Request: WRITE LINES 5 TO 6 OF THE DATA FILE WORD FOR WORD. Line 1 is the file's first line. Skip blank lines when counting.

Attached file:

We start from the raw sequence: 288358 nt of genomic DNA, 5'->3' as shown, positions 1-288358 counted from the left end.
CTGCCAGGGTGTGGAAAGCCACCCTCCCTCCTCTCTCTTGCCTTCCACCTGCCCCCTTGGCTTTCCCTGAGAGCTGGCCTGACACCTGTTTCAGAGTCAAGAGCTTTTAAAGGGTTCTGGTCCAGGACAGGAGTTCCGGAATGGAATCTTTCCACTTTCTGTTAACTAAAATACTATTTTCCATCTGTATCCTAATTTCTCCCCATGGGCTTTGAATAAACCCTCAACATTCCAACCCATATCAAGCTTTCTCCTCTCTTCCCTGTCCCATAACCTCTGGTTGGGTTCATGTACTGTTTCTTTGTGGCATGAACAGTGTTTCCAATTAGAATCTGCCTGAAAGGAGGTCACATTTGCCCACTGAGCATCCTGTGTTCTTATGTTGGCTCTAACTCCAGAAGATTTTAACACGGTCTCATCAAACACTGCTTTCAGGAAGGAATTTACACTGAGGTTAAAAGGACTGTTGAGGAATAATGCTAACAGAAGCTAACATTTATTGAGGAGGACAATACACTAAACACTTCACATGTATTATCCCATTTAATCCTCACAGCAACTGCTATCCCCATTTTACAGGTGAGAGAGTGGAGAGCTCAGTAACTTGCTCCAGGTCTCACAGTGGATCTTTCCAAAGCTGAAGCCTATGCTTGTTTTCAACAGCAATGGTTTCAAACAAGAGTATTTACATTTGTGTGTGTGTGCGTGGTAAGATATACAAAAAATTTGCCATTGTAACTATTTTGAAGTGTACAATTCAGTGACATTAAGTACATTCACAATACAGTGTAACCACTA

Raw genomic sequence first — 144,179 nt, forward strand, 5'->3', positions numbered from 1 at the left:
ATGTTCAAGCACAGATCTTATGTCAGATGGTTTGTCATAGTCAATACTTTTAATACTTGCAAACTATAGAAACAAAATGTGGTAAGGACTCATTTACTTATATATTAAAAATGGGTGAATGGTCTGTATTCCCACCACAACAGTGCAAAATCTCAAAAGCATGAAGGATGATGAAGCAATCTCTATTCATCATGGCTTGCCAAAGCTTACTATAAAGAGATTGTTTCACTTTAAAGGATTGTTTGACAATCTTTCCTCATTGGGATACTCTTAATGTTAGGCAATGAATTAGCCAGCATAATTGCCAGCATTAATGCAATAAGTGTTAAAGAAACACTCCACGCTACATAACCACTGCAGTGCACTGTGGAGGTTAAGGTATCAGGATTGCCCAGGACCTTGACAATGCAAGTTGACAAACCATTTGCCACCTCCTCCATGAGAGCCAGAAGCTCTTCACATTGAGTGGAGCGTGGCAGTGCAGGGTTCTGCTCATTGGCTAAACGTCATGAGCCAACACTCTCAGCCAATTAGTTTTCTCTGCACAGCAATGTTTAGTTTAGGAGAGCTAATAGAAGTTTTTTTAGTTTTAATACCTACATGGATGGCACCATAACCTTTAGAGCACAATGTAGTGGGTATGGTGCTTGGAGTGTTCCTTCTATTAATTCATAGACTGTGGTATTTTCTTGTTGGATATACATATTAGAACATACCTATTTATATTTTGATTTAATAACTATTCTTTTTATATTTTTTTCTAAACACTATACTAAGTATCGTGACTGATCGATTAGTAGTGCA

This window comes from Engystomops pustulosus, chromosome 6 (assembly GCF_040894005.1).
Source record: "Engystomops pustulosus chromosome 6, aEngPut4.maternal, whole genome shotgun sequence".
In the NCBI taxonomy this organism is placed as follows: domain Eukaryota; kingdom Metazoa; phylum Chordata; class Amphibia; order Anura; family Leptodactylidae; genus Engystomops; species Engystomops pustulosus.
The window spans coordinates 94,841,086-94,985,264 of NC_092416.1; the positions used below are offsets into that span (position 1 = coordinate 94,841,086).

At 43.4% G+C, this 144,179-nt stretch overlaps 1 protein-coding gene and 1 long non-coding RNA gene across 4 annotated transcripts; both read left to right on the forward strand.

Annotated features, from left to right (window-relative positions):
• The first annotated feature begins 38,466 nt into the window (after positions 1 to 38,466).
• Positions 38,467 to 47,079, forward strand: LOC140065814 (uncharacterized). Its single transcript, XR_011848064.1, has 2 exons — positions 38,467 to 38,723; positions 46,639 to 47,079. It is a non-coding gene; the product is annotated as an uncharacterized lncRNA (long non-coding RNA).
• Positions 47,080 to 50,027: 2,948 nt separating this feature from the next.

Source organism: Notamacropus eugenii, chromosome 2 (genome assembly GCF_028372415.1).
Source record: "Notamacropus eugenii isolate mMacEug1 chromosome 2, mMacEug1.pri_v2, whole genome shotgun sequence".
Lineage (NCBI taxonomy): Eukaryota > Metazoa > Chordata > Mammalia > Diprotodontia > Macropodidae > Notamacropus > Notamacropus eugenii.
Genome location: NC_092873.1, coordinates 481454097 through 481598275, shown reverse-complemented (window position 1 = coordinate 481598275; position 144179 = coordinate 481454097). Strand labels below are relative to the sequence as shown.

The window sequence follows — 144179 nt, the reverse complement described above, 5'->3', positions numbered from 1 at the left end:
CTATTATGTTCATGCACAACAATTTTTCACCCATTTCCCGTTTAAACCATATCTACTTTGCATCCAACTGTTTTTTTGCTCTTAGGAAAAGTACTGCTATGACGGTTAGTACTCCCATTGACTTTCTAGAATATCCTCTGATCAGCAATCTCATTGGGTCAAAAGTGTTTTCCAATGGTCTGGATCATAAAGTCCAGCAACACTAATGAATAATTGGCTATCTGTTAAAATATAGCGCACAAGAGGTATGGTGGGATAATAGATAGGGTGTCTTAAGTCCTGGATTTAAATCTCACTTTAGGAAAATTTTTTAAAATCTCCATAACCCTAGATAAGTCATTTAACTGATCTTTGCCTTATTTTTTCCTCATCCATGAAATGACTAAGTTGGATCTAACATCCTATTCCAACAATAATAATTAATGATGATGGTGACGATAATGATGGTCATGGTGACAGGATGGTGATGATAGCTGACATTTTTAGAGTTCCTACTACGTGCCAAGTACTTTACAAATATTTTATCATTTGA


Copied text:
This window comes from Engystomops pustulosus, chromosome 6 (assembly GCF_040894005.1).
Source record: "Engystomops pustulosus chromosome 6, aEngPut4.maternal, whole genome shotgun sequence".